Essentials of a Graduate Student Portfolio

By Cyndi D. Lynch

Graduate Student Professional Development, Purdue University, West Lafayette, IN


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    Rasika Kalwit

    4.0 out of 5 stars

    I thought that this presentation is really useful for any graduate student who wants to pursue a career in specifically research field. Sometimes when you work on some particular topic for very long period of time it becomes difficult to concisely present your work in efficient way. For a graduate student a portfolio is good way to understand one’s goals, personality and suitability for the job. In the beginning the presenter talks about identifying your own values, skills, experiences and personality. The self-assessment can lead to find a job you want. Presenter also talks about networking narrative where your previous work experiences and the contacts made at the job can lead you to the job you want. It is crucial to highlight your relevant experience and attributes while applying for a job. The career strategy for the future also helps you to keep track of your goals and what do you want to achieve in 5/10 years of span. A very useful point was brought up by the presenter about references. You want to be prepared if the potential employer asks about references without bothering the person by contacting them too often. While finding a job it is important to keep networking, gather information about new jobs and connecting to right people. The job searching strategies such as improving your portfolio to encompass the skillset required for a particular job position are discussed. The presenter also talks about interview skills and how you want to have good first impression on potential employer even if the type of interview is not the conventional one.

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    Sofía Nicole Cerdas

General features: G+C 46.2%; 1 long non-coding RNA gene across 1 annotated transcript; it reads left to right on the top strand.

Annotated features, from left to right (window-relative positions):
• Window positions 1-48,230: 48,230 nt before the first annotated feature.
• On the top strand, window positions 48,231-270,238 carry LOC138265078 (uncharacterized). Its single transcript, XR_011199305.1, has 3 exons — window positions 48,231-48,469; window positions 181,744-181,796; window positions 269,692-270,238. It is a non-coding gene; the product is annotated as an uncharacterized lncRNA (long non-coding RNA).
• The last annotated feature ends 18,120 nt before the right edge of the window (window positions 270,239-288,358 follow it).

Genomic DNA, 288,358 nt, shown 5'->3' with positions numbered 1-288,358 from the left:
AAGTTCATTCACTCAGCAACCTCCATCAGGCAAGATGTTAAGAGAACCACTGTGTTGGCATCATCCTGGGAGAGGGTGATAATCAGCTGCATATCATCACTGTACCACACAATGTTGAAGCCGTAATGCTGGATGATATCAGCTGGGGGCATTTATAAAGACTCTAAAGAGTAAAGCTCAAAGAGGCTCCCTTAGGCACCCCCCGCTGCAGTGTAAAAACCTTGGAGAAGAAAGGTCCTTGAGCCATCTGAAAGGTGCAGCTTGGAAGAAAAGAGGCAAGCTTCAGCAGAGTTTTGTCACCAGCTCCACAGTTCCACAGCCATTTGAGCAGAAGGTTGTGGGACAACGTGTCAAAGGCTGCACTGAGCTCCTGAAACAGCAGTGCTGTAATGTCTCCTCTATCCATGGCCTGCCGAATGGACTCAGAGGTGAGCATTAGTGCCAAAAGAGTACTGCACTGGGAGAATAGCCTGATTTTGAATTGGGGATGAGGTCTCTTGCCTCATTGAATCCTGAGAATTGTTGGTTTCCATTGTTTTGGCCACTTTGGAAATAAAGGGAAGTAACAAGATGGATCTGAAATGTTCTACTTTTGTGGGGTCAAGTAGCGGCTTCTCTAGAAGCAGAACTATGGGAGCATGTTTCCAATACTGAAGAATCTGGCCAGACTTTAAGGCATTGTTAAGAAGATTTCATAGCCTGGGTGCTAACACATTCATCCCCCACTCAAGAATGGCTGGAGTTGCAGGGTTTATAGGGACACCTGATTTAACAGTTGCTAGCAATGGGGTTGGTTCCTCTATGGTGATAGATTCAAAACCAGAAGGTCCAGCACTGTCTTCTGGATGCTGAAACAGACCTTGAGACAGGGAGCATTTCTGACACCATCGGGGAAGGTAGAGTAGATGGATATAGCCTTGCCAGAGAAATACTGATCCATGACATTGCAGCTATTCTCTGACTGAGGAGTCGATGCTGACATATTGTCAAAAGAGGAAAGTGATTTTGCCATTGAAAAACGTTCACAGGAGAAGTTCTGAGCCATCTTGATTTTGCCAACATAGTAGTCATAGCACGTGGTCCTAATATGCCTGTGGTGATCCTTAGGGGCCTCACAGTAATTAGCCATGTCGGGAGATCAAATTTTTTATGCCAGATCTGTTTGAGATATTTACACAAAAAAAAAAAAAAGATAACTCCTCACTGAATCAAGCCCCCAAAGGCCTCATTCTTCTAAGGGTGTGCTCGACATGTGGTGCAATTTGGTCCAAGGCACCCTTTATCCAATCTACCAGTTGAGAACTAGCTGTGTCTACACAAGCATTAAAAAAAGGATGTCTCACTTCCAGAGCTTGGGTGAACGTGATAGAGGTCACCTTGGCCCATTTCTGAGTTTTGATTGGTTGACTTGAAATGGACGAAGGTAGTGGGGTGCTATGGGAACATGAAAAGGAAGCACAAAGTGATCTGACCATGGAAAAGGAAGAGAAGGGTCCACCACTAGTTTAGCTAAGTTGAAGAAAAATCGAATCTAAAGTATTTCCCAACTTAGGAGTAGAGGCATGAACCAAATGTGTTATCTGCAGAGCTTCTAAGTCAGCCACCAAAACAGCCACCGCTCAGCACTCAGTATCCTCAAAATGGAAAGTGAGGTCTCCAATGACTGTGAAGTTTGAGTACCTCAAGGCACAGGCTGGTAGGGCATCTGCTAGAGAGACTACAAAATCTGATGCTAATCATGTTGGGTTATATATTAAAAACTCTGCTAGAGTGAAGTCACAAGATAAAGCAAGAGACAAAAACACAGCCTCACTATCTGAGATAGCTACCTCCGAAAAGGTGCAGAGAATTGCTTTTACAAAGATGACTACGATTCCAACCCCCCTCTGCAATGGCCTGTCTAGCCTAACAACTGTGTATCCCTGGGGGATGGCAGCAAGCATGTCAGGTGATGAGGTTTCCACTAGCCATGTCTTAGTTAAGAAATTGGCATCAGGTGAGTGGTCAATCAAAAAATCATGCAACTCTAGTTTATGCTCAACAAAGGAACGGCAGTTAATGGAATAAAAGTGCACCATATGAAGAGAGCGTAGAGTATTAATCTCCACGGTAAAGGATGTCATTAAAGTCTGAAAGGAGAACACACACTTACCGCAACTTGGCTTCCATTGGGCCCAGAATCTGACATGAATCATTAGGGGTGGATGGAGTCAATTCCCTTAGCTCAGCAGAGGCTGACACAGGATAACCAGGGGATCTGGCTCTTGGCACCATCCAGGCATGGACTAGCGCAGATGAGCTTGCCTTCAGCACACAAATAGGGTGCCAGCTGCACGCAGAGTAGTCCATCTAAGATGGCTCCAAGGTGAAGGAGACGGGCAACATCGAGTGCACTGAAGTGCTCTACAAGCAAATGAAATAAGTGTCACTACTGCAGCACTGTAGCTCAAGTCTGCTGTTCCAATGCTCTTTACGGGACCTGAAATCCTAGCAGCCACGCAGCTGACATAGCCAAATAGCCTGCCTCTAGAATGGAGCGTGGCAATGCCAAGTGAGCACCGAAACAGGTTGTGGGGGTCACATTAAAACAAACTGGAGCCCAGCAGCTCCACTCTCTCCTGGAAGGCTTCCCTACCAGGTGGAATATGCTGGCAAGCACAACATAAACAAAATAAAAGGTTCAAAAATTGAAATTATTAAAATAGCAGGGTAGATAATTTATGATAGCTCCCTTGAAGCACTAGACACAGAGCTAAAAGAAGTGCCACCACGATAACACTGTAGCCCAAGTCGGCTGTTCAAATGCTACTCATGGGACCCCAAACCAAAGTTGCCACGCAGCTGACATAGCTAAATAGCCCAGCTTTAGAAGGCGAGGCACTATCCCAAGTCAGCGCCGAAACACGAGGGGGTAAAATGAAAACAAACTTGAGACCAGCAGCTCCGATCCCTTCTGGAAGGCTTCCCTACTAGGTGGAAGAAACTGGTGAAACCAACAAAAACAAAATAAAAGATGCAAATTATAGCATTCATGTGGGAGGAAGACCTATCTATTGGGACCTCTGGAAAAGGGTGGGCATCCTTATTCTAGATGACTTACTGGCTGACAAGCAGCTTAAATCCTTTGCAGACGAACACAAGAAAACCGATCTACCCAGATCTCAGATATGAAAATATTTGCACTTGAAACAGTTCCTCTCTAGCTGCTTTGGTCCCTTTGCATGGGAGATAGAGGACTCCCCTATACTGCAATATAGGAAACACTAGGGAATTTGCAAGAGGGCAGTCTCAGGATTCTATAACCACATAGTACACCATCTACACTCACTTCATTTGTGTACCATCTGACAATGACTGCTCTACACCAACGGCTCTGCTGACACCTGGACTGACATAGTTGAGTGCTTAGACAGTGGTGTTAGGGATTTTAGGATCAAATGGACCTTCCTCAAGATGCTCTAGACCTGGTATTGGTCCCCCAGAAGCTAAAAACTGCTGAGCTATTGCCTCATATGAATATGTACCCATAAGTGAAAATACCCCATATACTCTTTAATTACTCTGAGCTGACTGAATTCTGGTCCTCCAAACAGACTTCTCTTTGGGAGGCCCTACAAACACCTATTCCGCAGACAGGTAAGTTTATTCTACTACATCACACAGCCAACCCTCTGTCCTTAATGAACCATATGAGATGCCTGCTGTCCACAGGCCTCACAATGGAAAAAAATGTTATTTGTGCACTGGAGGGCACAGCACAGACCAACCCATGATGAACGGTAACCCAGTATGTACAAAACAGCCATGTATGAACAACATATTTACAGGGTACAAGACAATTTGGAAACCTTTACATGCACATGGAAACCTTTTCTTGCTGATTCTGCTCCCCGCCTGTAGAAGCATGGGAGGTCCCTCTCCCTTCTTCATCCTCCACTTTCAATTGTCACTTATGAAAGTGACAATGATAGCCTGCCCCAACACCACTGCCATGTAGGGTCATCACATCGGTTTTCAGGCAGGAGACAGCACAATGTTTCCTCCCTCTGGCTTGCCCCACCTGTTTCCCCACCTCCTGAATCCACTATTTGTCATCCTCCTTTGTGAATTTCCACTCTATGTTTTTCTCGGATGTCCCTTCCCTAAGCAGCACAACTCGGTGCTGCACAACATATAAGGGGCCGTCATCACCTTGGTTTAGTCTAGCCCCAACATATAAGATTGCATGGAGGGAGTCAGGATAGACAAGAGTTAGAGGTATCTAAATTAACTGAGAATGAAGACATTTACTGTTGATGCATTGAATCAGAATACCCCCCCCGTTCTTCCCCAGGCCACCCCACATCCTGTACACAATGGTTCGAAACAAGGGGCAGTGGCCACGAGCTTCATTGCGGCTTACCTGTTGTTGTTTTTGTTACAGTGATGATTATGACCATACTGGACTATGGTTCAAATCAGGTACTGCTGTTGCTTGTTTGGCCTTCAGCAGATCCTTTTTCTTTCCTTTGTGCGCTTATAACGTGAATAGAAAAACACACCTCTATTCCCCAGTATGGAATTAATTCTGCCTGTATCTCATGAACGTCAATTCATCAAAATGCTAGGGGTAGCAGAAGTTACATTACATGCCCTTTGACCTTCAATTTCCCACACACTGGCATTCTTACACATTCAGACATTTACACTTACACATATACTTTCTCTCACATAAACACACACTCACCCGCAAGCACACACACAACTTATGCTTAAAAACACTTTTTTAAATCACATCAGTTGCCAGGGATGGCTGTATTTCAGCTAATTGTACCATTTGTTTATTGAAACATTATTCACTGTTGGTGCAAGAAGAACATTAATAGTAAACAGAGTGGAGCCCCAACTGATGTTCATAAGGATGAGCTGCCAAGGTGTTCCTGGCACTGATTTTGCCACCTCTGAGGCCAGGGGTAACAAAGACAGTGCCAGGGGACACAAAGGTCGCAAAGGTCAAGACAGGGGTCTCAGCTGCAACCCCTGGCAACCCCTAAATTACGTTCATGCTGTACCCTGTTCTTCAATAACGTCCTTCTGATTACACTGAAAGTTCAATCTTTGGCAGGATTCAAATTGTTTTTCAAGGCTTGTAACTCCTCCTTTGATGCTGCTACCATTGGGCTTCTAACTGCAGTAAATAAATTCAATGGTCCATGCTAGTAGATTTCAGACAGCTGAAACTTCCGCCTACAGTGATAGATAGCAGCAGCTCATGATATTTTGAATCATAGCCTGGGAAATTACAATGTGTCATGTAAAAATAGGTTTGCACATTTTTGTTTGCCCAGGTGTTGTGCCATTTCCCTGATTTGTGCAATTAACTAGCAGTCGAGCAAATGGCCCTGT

5.0 out of 5 stars

    The presentation offers very good insight into actions and attitudes that can be taken to further one's career, and improve your probabilities of finding and being hired for a job you want. The first part of the presentation focuses on self-assesment; how to understand your skills and experiences, and how to frame them in a way that is relevant to employers. The presenter mentions the importance of documenting your experiences over long periods of education, such as graduate school, as they might serve as data points or evidence that can later be used to convince a future employer you're suited for the job and possess the skills required. A very useful point brought up as part of the self-assessment is the importance of also assessing your personality and what your future plans for your career are; she mentions examples of the advantages and disadvantages of a faculty position versus an industry position, citing the freedom of selecting your own research versus potentially higher income as an example. She also mentions job search strategies: such as the importance of looking for several options and building up an array of duties and skillsets required for each, so that you might better choose which one suits you best. Some general and very useful advice given is to also identify and make known skills that aren't necessarily academic, but might be sought after by employers: teamwork skills, for example, as well as cross-discipline experience. She stresses the importance of networking and how it can assist with the process of obtaining this information, as well as linking you to people who can help, and gives strategies on how to stay in touch without bothering the person by contacting them too often. Finally, she closes the lecture with a summarized version of how to prepare for an interview, as well as important advice for one: researching the company's mission and goals, the importance of your first impression and nonverbal cues such as posture, clothing and gestures, and to focus on what you want the interviewer to remember about you in particular.


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